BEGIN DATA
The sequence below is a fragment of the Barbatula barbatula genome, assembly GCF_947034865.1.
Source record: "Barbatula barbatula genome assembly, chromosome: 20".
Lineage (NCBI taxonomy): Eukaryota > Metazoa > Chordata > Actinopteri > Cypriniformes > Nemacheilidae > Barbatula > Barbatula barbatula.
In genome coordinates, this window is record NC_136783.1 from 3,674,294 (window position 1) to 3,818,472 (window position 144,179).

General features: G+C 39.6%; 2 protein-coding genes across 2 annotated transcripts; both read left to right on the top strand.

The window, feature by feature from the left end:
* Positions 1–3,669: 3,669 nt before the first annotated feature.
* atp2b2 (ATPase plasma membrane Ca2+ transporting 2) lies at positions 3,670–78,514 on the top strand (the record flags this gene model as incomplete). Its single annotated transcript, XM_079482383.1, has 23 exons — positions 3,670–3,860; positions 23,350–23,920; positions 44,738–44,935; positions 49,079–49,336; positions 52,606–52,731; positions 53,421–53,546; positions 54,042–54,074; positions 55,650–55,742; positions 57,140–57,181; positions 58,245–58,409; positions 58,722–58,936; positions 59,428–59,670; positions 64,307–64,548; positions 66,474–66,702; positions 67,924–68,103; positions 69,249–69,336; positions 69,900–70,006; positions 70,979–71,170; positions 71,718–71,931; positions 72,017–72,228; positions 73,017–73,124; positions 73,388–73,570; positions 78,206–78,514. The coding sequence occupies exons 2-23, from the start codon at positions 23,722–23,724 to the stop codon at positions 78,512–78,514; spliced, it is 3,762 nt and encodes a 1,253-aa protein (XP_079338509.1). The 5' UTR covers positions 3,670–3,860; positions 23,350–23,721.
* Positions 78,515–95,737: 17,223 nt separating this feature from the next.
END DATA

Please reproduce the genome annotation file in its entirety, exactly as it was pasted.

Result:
The sequence below is a fragment of the Barbatula barbatula genome, assembly GCF_947034865.1.
Source record: "Barbatula barbatula genome assembly, chromosome: 20".
Lineage (NCBI taxonomy): Eukaryota > Metazoa > Chordata > Actinopteri > Cypriniformes > Nemacheilidae > Barbatula > Barbatula barbatula.
In genome coordinates, this window is record NC_136783.1 from 3,674,294 (window position 1) to 3,818,472 (window position 144,179).

General features: G+C 39.6%; 2 protein-coding genes across 2 annotated transcripts; both read left to right on the top strand.

The window, feature by feature from the left end:
* Positions 1–3,669: 3,669 nt before the first annotated feature.
* atp2b2 (ATPase plasma membrane Ca2+ transporting 2) lies at positions 3,670–78,514 on the top strand (the record flags this gene model as incomplete). Its single annotated transcript, XM_079482383.1, has 23 exons — positions 3,670–3,860; positions 23,350–23,920; positions 44,738–44,935; positions 49,079–49,336; positions 52,606–52,731; positions 53,421–53,546; positions 54,042–54,074; positions 55,650–55,742; positions 57,140–57,181; positions 58,245–58,409; positions 58,722–58,936; positions 59,428–59,670; positions 64,307–64,548; positions 66,474–66,702; positions 67,924–68,103; positions 69,249–69,336; positions 69,900–70,006; positions 70,979–71,170; positions 71,718–71,931; positions 72,017–72,228; positions 73,017–73,124; positions 73,388–73,570; positions 78,206–78,514. The coding sequence occupies exons 2-23, from the start codon at positions 23,722–23,724 to the stop codon at positions 78,512–78,514; spliced, it is 3,762 nt and encodes a 1,253-aa protein (XP_079338509.1). The 5' UTR covers positions 3,670–3,860; positions 23,350–23,721.
* Positions 78,515–95,737: 17,223 nt separating this feature from the next.